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The deadly earthquake that rocked Mexico City: what we know

Buildings have collapsed. And people are still trapped in the rubble.

Brian Resnick is Vox’s science and health editor, and is the co-creator of Unexplainable, Vox's podcast about unanswered questions in science. Previously, Brian was a reporter at Vox and at National Journal.

Frightening tragedy struck Mexico City Tuesday on the anniversary of a devastating 1985 earthquake that killed thousands in and around the same city.

At 2:14 pm Eastern time, the US Geological Survey reported a powerful 7.1 magnitude earthquake with an epicenter some 100 miles away from the Mexican capital, near Puebla.

At least 225 people were killed in the city and nearby states in the quake, according to the Associated Press. Among the victims: at least 21 children and four adults who were inside a school when it collapsed. Rescue efforts continued throughout Tuesday night and Wednesday, with crews often working in complete silence as to better hear victims calling out for help.

Thirty-two buildings collapsed in the city; 52 people have been rescued alive, Mexico City Mayor Miguel Angel Mancera said Wednesday. But people are still feared to be trapped inside the rubble.

The epicenter of the quake was less than 100 miles away from Mexico City.

Images and video from on the ground in Mexico City show buildings crumbling, thousands of people in the streets, and search and rescue efforts beginning in the immediate aftermath.

Some more hopeful stories have also emerged from the chaos: neighbors taking up the task of rescuing neighbors, crews working nonstop throughout the night to find victims in the rubble. There were also images of people holding their fists aloft signaling silence to listen for sounds of survivors buried in the wreckage.

On Wednesday, Mexican President Enrique Peña Nieto declared three days of national mourning for the victims. But the impact of this tragedy is likely to span weeks and months, if not years.

Even 100 miles or so removed from the epicenter, Mexico City felt 6.0 magnitude shakes.

Based on the size of the quake and its proximity to a high-density population center, the USGS automated earthquake reporting system predicted fatalities in the hundreds for this event. And costs could be in the hundreds of millions of dollars.

Why the earthquake was so damaging

Earthquakes are scored on a logarithmic scale of 1 to 10, so a magnitude 7 represents an earthquake with an amplitude 10 times greater than a magnitude 6. For every higher number on the scale, “the associated seismic energy increases by about 32 times,” the USGS explains.

But more simply: A 7.1 is a very powerful quake, capable of destroying whole buildings or ripping facades off others. Videos on social media show buildings collapsing.

“Big earthquakes are always possible in Mexico,” Susan Hough, a seismologist with the US Geological Survey, says in an email. And that’s because the country is near the boundary of three fault lines.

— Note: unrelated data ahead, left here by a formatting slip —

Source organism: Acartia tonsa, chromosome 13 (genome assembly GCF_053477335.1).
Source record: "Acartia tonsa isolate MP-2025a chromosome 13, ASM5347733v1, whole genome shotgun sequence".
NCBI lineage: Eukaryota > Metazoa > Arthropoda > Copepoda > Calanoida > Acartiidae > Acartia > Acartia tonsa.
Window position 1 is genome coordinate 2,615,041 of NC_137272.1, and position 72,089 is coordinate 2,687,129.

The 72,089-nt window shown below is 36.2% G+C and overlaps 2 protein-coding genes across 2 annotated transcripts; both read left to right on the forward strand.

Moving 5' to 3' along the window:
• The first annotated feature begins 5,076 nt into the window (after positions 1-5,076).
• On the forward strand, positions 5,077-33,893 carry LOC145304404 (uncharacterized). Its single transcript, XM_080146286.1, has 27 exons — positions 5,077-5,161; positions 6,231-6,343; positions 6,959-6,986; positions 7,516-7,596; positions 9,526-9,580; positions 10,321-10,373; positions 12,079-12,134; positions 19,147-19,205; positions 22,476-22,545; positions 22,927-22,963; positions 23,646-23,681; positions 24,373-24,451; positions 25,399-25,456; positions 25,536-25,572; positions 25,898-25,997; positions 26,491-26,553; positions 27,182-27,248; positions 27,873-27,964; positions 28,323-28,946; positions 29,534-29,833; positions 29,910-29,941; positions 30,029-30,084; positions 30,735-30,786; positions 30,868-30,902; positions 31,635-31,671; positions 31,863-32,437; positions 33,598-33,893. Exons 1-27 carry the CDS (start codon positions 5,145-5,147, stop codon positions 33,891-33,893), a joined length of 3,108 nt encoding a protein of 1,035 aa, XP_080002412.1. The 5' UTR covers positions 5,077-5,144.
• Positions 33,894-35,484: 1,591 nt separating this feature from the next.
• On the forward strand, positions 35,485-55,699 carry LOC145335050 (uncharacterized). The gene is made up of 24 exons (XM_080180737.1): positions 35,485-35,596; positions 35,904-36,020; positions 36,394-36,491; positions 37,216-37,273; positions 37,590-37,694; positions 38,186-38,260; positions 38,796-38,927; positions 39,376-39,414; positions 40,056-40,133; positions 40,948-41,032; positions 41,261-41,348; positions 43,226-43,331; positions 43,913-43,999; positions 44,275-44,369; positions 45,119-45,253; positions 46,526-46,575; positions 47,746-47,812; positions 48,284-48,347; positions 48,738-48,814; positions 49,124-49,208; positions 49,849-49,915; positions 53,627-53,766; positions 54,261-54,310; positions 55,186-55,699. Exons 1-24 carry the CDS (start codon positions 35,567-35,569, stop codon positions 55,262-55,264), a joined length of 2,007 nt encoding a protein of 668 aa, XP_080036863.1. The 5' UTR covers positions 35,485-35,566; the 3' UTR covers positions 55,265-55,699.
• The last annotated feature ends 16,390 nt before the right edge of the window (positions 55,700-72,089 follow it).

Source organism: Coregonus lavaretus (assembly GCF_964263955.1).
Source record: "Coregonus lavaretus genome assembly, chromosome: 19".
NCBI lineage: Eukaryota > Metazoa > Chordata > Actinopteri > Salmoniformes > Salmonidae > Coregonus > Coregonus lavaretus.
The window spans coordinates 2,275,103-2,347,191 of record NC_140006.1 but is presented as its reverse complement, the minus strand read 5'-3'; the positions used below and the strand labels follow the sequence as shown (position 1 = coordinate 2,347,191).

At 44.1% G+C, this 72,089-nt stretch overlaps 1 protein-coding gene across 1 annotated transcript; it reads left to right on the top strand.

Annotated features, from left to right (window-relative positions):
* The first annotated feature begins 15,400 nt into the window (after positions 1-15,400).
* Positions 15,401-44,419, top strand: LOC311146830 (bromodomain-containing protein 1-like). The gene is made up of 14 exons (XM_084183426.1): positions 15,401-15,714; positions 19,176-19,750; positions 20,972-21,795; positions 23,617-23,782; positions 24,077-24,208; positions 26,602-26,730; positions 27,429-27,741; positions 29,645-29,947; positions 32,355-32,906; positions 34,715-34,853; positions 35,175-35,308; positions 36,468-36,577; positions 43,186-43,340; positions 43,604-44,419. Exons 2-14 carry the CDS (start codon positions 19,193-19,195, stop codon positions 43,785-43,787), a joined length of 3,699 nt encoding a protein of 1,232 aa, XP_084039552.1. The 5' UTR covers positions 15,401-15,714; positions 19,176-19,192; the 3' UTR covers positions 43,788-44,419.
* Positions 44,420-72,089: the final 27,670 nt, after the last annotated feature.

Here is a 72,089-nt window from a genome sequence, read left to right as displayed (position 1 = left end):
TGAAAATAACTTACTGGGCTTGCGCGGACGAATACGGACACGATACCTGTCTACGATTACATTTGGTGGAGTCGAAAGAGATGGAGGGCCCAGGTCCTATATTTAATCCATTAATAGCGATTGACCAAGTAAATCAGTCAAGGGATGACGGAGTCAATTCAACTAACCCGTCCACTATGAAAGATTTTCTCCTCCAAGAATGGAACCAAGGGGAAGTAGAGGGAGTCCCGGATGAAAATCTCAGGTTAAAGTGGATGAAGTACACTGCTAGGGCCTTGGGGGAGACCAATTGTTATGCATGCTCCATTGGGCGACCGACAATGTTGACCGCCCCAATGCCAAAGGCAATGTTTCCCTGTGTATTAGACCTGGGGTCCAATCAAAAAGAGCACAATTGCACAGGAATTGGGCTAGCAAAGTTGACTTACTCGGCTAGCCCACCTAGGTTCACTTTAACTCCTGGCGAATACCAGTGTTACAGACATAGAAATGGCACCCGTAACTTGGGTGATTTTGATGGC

Fault lines are places where the Earth’s tectonic plates — the masses of crust that form the major continental regions of the planet — meet one another. As these plates push and pull against each other, they form massive areas of pressure. Occasionally the rocks in these high-pressure zones rupture or suddenly shift positions. The resulting release of energy forms a wave that propagates throughout the globe.

Tuesday’s earthquake occurred near where the Cocos Plate is pushing underneath the North American Plate (at a rate of 76 millimeters a year, according to the USGS.)

And then there’s the geography of Mexico City itself, which makes it particularly susceptible to earthquake damage. The city is built on a dried-up ancient lakebed. “These soft sedimentary clay deposits amplified the seismic waves, or they liquefied, destroying the foundation of some buildings,” the National Oceanic and Atmospheric Administration explains in a article about why the 1985 earthquake was so deadly.

“So far [Tuesday’s] quake has produced very few aftershocks,” Hough says. That makes her suspect the risk for continued damaging aftershock quakes is "relatively low."

Still, she stresses, “you never want to tell people that another earthquake won't happen -- especially people living along the Ring of Fire.” That’s the horseshoe-shaped region around the entire Pacific where tectonic plate activity makes volcanoes and earthquakes prevalent.

This quake comes just two weeks after an extremely powerful 8.2 quake struck off the Pacific Coast of Mexico, killing at least 90. Did that event cause this quake? It’s too early to say, reports volcanologist Erik Klemetti in Discover magazine:

There could be the chance that the previous earthquake added more stress to a fault that was close to rupture. However, it will take time to determine if this was actually the case.

And eerier: Tuesday’s quake comes on the anniversary of a devastating 1985 magnitude 8 event that left 10,000 people dead, 30,000 injured, and thousands homeless. Also hard to believe: Just hours earlier in the day, many buildings across the city participated in earthquake drills.

Photojournalists on the ground captured the following scenes.

People remove debris of a collapsed building looking for possible victims after a quake rattled Mexico City on September 19, 2017.
A security guard walks over debris of a collapsed building.
Hector Vivas/Getty Images